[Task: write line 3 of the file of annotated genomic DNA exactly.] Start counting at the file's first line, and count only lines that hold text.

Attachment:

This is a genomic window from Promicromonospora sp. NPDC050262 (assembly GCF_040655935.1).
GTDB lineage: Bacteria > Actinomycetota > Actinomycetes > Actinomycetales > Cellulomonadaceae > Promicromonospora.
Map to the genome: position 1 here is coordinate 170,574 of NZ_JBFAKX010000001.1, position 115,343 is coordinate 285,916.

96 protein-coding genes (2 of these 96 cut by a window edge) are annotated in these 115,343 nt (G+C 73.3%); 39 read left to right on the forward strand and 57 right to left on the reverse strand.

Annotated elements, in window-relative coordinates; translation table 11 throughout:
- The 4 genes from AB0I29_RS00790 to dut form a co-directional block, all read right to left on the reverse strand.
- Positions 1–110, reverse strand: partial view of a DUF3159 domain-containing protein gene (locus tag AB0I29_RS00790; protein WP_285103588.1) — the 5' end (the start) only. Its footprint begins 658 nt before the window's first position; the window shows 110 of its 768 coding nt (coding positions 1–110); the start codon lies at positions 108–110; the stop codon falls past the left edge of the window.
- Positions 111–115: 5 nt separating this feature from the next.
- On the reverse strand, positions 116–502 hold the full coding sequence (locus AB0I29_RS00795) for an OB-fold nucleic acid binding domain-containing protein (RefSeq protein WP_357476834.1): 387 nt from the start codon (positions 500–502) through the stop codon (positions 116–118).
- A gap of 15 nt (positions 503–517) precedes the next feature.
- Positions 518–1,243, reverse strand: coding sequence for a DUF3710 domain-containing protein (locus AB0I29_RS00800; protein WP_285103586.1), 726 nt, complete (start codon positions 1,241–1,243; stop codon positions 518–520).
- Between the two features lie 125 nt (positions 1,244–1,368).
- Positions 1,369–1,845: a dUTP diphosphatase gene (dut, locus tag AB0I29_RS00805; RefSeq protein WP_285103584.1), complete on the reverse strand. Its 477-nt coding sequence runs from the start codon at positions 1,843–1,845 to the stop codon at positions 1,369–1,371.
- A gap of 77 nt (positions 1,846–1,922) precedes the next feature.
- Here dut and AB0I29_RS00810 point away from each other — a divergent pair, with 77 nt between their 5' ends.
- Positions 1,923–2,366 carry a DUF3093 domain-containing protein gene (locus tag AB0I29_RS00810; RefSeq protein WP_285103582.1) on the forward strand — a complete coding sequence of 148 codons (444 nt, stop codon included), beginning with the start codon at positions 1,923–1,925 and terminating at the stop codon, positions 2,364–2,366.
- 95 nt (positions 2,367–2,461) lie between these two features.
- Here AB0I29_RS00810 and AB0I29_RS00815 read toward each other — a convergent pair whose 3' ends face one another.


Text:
Map to the genome: position 1 here is coordinate 170,574 of NZ_JBFAKX010000001.1, position 115,343 is coordinate 285,916.